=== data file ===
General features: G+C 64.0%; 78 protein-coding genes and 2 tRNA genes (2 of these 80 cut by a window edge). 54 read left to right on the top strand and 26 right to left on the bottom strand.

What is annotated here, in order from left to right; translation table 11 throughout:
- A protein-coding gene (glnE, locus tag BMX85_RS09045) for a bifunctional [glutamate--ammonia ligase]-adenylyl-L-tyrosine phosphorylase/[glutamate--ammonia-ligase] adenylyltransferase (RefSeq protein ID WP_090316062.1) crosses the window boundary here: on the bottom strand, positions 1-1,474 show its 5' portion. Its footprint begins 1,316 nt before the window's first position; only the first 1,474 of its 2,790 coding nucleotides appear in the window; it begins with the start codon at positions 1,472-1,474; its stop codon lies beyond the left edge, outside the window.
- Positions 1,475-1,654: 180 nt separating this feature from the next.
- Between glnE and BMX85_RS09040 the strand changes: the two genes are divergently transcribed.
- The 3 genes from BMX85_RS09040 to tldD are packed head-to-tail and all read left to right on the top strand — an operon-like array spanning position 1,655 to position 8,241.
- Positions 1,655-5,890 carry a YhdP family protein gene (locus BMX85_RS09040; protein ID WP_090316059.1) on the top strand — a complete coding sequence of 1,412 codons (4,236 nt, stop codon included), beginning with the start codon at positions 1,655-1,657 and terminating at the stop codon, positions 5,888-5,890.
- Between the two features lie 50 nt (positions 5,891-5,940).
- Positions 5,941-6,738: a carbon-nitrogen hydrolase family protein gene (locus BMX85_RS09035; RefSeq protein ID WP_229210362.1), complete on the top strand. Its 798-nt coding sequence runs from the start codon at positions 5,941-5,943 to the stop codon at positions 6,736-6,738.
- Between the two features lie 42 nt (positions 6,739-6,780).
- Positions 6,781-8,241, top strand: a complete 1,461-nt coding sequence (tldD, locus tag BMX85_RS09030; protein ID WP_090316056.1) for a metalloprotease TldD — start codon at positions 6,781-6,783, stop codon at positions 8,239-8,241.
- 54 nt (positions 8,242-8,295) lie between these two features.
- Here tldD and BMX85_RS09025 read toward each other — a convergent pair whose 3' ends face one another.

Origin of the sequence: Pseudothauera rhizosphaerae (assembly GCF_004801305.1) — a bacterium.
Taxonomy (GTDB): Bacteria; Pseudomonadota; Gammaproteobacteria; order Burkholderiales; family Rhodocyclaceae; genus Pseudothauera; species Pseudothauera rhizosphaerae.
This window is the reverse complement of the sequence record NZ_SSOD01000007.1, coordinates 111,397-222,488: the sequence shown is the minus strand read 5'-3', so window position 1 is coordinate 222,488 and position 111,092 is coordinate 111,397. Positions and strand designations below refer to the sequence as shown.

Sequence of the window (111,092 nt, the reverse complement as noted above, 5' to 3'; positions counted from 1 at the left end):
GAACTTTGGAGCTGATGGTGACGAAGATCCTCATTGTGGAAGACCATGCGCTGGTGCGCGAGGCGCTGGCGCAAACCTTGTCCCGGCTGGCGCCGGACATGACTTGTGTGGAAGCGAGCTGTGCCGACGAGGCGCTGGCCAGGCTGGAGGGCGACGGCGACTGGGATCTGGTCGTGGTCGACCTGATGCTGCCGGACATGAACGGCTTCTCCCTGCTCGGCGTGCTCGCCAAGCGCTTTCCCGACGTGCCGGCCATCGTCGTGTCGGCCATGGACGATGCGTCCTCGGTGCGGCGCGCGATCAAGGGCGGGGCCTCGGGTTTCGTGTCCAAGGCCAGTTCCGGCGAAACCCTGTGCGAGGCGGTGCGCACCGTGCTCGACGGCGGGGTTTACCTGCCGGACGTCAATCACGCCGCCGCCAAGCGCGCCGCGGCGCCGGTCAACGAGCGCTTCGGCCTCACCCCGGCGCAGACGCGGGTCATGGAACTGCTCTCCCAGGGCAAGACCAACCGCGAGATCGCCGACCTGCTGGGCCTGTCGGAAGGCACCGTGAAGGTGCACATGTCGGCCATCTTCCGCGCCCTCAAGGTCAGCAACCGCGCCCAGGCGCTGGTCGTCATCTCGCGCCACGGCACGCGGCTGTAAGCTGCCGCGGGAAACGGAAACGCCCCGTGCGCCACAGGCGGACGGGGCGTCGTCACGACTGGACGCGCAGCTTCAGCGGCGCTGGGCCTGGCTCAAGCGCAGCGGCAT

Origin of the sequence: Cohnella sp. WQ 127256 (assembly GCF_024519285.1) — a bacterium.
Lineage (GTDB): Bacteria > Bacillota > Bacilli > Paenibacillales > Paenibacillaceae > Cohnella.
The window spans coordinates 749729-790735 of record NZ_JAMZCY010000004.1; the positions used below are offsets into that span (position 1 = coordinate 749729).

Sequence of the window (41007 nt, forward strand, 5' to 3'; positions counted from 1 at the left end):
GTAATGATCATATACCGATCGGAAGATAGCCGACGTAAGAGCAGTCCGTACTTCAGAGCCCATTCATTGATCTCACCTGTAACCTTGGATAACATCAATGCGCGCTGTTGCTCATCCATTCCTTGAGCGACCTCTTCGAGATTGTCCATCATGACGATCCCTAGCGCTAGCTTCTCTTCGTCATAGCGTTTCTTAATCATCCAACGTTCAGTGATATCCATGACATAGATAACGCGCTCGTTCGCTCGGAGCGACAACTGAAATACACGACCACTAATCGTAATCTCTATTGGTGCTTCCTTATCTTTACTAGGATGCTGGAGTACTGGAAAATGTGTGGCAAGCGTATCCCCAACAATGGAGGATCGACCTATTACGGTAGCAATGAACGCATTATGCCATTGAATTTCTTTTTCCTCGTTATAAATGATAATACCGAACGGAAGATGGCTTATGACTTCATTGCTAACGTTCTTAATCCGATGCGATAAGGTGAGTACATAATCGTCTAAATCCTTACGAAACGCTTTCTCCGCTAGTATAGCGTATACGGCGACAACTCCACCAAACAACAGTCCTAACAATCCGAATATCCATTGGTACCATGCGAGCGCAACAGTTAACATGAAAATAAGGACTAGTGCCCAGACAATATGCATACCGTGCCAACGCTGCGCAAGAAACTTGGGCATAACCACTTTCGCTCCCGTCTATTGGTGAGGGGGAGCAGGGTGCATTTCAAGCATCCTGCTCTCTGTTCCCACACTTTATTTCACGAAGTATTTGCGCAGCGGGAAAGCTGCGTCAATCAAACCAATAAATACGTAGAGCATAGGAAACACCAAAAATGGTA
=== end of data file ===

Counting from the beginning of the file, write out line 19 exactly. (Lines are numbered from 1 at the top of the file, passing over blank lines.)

Origin of the sequence: Cohnella sp. WQ 127256 (assembly GCF_024519285.1) — a bacterium.